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Implicit theories and personality patterns in child-victim sex offenders

Jones, Jennifer and Vess, James 2010, Implicit theories and personality patterns in child-victim sex offenders, Sexual abuse in Australia and New Zealand, vol. 2, no. 2, pp. 58-65.

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Title Implicit theories and personality patterns in child-victim sex offenders
Author(s) Jones, Jennifer
Vess, James
Journal name Sexual abuse in Australia and New Zealand
Volume number 2
Issue number 2
Start page 58
End page 65
Publisher Australia and New Zealand Association for Treatment of Sexual Abuse (A N Z A T S A)
Place of publication Haymarket, N.S.W.
Publication date 2010
ISSN 1833-8488
Summary Research has suggested that child sex offenders hold thematically distinct cognitive distortions, which Ward and Keenan (1999) call Implicit Theories. The aim of this preliminary study was to investigate the relationship between offenders’ Implicit Theories and their personality related cognitions. The variables were measured using the Implicit Theory Questionnaire and Millon’s (1990) MCMI-III personality scales. Subjects were 28 male sex offenders against children serving a custodial sentence in New Zealand, who elected to participate in a treatment program. A majority of participants had personality scale scores that reached the clinical threshold. Results found that dependant, depressive and schizoidal personality patterns significantly correlated with Implicit Theories. Clinical and theoretical implications are discussed.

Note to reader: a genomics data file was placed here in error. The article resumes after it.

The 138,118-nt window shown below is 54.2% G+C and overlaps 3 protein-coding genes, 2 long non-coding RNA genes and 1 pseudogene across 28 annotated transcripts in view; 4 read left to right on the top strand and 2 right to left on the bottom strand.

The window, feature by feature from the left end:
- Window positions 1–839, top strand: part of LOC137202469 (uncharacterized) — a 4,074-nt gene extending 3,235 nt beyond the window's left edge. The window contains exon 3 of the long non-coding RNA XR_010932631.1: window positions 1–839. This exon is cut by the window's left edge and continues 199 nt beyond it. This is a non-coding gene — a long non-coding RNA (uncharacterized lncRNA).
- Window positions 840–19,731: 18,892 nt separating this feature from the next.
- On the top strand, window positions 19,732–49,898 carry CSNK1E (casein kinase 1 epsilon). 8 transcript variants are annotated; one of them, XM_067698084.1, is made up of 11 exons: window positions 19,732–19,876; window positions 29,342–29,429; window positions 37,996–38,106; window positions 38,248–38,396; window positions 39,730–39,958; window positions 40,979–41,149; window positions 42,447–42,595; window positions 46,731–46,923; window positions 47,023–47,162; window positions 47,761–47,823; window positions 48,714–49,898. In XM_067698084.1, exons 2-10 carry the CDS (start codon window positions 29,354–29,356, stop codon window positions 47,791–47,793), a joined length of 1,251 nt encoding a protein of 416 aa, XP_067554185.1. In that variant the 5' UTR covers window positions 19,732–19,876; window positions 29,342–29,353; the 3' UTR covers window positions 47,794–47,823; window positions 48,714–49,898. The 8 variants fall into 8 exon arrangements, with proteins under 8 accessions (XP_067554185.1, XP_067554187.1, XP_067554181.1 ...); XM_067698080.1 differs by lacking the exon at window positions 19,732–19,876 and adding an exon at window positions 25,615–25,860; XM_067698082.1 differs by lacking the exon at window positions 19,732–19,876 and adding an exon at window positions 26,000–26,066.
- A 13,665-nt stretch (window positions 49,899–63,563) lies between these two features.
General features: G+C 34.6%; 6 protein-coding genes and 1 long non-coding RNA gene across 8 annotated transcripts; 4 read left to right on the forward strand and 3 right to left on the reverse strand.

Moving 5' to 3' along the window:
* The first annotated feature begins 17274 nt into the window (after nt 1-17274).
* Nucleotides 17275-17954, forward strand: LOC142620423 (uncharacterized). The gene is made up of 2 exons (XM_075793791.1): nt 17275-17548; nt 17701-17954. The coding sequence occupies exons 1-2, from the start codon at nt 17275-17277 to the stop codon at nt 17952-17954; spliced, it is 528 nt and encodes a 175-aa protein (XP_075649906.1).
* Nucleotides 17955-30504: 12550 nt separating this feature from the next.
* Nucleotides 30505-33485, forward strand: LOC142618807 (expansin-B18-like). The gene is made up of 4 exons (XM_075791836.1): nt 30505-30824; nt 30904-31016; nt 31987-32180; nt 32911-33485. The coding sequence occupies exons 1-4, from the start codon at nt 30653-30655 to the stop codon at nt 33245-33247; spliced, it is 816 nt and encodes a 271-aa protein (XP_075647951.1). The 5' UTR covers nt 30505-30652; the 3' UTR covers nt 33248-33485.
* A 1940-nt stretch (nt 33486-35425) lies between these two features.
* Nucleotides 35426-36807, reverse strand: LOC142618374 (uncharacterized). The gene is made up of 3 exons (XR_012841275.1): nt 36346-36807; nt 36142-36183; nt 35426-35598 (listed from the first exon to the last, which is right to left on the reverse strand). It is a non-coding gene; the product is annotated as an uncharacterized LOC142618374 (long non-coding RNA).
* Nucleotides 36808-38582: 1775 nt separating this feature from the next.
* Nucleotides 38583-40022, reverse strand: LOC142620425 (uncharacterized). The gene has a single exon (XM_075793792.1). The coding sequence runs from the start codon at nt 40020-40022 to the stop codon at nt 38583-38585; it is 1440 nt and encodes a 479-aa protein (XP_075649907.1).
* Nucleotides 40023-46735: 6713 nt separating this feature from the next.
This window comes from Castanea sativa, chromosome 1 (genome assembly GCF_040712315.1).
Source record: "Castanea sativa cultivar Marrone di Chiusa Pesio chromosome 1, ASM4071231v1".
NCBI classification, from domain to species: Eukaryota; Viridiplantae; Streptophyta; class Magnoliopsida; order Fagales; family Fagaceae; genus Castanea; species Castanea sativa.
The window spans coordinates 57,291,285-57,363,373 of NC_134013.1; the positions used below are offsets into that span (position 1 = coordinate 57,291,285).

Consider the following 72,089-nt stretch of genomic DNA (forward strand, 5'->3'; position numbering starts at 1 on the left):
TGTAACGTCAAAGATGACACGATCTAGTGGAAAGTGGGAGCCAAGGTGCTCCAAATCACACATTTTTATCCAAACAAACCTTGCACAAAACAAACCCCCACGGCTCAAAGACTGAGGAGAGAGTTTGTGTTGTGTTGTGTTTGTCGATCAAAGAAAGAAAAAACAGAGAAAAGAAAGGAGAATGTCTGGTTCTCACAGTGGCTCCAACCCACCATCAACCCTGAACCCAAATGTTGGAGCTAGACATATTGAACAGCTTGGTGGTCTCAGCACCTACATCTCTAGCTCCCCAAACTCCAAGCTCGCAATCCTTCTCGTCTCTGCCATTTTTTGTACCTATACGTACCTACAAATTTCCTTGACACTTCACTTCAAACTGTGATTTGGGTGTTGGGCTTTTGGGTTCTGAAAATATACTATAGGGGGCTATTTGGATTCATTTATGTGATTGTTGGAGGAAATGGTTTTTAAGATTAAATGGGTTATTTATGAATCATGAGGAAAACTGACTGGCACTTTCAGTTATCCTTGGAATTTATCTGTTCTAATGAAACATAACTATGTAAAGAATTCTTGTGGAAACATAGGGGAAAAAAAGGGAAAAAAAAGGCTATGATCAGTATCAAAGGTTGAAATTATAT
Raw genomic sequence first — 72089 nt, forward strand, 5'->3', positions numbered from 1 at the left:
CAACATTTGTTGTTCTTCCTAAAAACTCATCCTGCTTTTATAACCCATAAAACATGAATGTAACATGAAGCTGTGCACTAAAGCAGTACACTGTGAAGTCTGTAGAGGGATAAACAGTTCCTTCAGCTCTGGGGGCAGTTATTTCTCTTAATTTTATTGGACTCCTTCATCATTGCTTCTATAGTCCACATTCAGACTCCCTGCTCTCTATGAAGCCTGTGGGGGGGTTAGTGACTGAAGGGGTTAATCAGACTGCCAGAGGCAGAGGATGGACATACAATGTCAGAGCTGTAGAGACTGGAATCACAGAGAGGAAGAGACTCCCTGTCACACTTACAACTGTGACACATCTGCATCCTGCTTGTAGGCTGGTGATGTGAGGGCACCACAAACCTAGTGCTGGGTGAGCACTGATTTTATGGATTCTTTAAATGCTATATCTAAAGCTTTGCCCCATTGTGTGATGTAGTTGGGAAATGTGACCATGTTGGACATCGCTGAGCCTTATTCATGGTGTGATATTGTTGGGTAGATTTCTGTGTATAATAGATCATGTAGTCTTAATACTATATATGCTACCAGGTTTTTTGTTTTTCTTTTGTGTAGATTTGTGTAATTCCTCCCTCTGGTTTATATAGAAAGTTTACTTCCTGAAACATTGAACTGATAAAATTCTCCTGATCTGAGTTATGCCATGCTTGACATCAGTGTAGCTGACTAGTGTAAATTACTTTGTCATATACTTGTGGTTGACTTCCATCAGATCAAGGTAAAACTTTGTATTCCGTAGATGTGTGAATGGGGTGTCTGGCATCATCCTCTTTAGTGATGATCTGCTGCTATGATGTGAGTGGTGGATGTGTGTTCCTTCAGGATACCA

Language eng
Field of Research 179999 Psychology and Cognitive Sciences not elsewhere classified
Socio Economic Objective 940408 Rehabilitation and Correctional Services
HERDC Research category C1 Refereed article in a scholarly journal
Copyright notice ©2010, ANZATSA
Free to Read? Yes
Persistent URL http://hdl.handle.net/10536/DRO/DU:30032223

Document type: Journal Article
Collections: School of Psychology
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Created: Wed, 12 Jan 2011, 14:58:13 EST by Jane Moschetti

Every reasonable effort has been made to ensure that permission has been obtained for items included in DRO. If you believe that your rights have been infringed by this repository, please contact drosupport@deakin.edu.au.